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Isabel Schnabel: COVID-19 and the liquidity crisis of non-banks: lessons for the future

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SPEECHSpeech by Isabel Schnabel, Member of the Executive Board of the ECB, Financial Stability Conference on “Stress, Contagion, and Transmission” organised by the Federal Reserve Bank of Cleveland and the Office of Financial ResearchFrankfurt am Main, 19 November 2020The reforms that followed the global financial crisis of 2008 have made our financial system safer and more resilient. Tighter regulation and higher capital ratios have been key factors enabling banks to act as shock absorbers rather than shock amplifiers during the coronavirus (COVID-19) pandemic.At the same time, the crisis has been a stark reminder that there are still considerable vulnerabilities in the financial sector. In particular, there has been a divergence between the comparatively lean regulation of the non-bank

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SPEECH

Speech by Isabel Schnabel, Member of the Executive Board of the ECB, Financial Stability Conference on “Stress, Contagion, and Transmission” organised by the Federal Reserve Bank of Cleveland and the Office of Financial Research

Frankfurt am Main, 19 November 2020

The reforms that followed the global financial crisis of 2008 have made our financial system safer and more resilient. Tighter regulation and higher capital ratios have been key factors enabling banks to act as shock absorbers rather than shock amplifiers during the coronavirus (COVID-19) pandemic.

At the same time, the crisis has been a stark reminder that there are still considerable vulnerabilities in the financial sector. In particular, there has been a divergence between the comparatively lean regulation of the non-bank financial sector and its increasing role in financial intermediation across the globe. This divergence has measurably augmented the risks of perilous macro-financial feedback loops, which may also affect the conduct of monetary policy.

In my remarks today, I will discuss how prevailing structural fault lines caused a liquidity crisis in the non-bank financial sector in the spring, which amplified market stress, including through forced asset sales, and how monetary policy had to respond to stabilise markets. I will then explore some of the regulatory gaps that need to be closed with a view to both strengthening the resilience of the financial sector and mitigating the risk of financial dominance.

The expansion of the non-bank sector

The financial sector landscape in the euro area has changed significantly over the past decade. Today, non-bank credit accounts for around a third of firms’ total external debt financing, twice the share in 2008 (see left chart slide 2). And the share of marketable debt securities in external financing has also doubled in the euro area since the global financial crisis (see right chart slide 2).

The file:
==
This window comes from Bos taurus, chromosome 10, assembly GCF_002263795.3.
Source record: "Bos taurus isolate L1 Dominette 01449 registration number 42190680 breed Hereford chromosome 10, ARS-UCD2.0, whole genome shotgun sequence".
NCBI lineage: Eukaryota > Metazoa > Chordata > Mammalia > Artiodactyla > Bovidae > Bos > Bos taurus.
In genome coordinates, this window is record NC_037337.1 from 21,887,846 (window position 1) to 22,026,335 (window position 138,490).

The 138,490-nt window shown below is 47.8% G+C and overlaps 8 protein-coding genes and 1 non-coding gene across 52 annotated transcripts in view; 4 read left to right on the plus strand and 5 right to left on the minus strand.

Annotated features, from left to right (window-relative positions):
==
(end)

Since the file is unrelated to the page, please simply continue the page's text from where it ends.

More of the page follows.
These developments are to be welcomed.

There are significant advantages of having broad and diversified funding sources. If properly regulated, a diverse financial system has the capacity to distribute risk more efficiently, foster economic resilience and allocate funds more effectively towards their most productive uses.[1] This is why the ECB has repeatedly called upon legislators to accelerate progress towards a true capital markets union in Europe.[2]

A more balanced funding mix is also important as a shock absorber, or as “spare tyre” as Alan Greenspan famously put it.[3] When the global financial crisis and the sovereign debt crisis hit the euro area, the disproportionate reliance on the banking sector as a source of external finance threatened to destabilise not only the economy but also cohesion in the single currency area.

But the trend towards non-bank finance also creates challenges.

For example, non-banks typically do not have access to central bank balance sheets, which raises important questions about the role of a lender of last resort. The current system puts the onus on the ability of market makers to provide liquidity during periods of stress.

In a similar vein, while the regulatory responses to the global financial crisis have succeeded in making the banking sector more resilient, the policy framework for the non-bank financial sector is far less developed.

In particular, the macroprudential framework for the non-bank financial sector is still in its infancy, which limits the ability of authorities to address emerging risks and vulnerabilities.

The role of non-banks during the spring market turmoil

These regulatory gaps were clearly visible during the market turmoil in spring.

When the pandemic broke out in Europe, systemic stress surged to levels close to those seen during the peak of the global financial crisis, in both the euro area and the United States (see slide 3).

Diverging corporate sector bond spreads and credit default swap (CDS) spreads signalled that bond spreads widened beyond the rise in perceived default risk (see left chart slide 4).